On the road from good neighbors to good partners

The natural resources buried underground are a great asset for Mongolia. Another asset that does not come second in terms of its importance is our geographical location. We have always talked about many mega projects and plans, and made efforts for the last 10 years to become a bridge that links not only our two neighboring nations, but also two continents. However, almost every piece of work has dragged on for years. As a result, there is too little that has actually been done.
Since the presidents of Mongolia, Russia, and China have started meeting on a regular basis, there is more hope that the projects intended to turn our good neighbors into good partners would gain traction. The reports from Xinhua News Agency on the recently held trilateral summit in Ufa, Russia, suggests that Xi Jinping, President of China, called on the governments of all three countries to promptly develop cooperation projects that are aligned with the agreement on the Silk Road and development strategies. But Mongolians have started moving in different directions to replace the government once again.
Mongolia’s only solid, promising project that could help in becoming an economic corridor is the vertical road in the western region of the country. Just before Naadam, I drove on this road and crossed the border to stay in Takeshiken Port in China for one night, before coming back through Khovd and Ulgii towns.


Mongolia has currently built two thirds of the 743 km road, Yarant-Khovd-Ulgii-Ulaan baishint, that connects the southern and northern borders. The road from Ulgii to the Russian border is already built. If a 635 km road is built, it will enable Karachi, Pakistan, and Novosibirsk, Russia, to be connected with a 6,000 km road. If the construction work for the road that will stretch 635 km is commenced, it will mean that the 4a section of the regional economic cooperation program signed in 1997 would finally be implemented. This program was initiated by 10 countries and six development banks.
It is possible to drive on a highway from Khovd to Yarant Port today, despite a total of 30 km of unpaved road in two places. The government is expected to announce who won the tender to build a 190 km road from Khovd to Ulgii this month. The important construction and development projects such as this have always dragged on for many years, without real work being done due to the frequent changes in the government, ministries, and relevant decision-making bodies.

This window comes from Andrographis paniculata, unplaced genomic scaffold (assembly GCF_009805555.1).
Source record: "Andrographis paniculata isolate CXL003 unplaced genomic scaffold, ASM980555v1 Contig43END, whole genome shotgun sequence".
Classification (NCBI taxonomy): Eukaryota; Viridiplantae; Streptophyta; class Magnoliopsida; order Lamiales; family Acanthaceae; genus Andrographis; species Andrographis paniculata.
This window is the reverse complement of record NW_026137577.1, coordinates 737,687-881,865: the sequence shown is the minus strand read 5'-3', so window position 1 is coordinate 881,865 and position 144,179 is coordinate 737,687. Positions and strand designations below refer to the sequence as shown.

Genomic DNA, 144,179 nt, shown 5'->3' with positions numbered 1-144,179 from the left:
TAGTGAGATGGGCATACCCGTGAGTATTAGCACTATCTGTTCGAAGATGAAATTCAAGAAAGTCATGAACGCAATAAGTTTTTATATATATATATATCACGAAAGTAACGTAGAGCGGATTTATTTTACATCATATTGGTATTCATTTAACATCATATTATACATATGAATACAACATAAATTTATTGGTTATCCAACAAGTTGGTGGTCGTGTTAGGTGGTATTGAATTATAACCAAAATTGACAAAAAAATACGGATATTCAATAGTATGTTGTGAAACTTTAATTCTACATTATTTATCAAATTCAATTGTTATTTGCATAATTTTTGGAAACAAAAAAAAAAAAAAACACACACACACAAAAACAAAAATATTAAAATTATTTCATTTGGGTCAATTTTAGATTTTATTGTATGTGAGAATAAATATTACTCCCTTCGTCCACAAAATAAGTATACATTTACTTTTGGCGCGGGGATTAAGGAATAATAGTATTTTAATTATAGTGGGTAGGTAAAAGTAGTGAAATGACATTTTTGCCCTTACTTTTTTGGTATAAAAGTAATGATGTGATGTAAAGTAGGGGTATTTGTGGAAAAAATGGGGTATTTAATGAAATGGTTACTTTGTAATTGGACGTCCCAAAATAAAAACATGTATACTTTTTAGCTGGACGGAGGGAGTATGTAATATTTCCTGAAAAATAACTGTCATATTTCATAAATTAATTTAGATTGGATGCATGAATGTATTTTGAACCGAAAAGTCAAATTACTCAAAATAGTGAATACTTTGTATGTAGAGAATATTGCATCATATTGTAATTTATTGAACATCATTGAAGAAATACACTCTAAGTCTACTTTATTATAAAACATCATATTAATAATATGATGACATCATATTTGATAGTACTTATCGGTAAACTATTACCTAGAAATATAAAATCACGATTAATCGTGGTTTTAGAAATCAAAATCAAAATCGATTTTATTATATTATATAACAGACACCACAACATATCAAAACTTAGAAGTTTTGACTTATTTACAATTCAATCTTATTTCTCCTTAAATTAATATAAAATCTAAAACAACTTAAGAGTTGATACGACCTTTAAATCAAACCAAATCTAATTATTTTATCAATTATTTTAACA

One km of road is estimated to cost 500,000 USD on average. One third of the total budget for this road’s construction comes from the Government of Mongolia, 10 percent from aid from Asian Development Bank (ADB), 50 percent from ADB loans, and 10 percent from a long-term, low interest loan acquired from Exim Bank of China. The road will meet the requirements of Mongolia’s road standards and technical specifications. The width of lanes, shoulders, and the depth of the roadbed are 7 m, 1.5 to 2 m, and 10-11 m respectively. The road can be used at full capacity for 20 years, as it is estimated that the road will have approximately 5,000 vehicles a day traveling on it until 2032.
Seventy percent of this road, which will cross the Altai Mountains and go down along the 68 km-long Bodonch Canyons, is at an elevation of 2,000 m. The construction work has geographical restraints, such as canyons and a river. A 14 km river diversion project has been completed. A total of 12 bridges, each 30 to 120 meters long (total length: 720 m), have been built in Bodonch Canyons.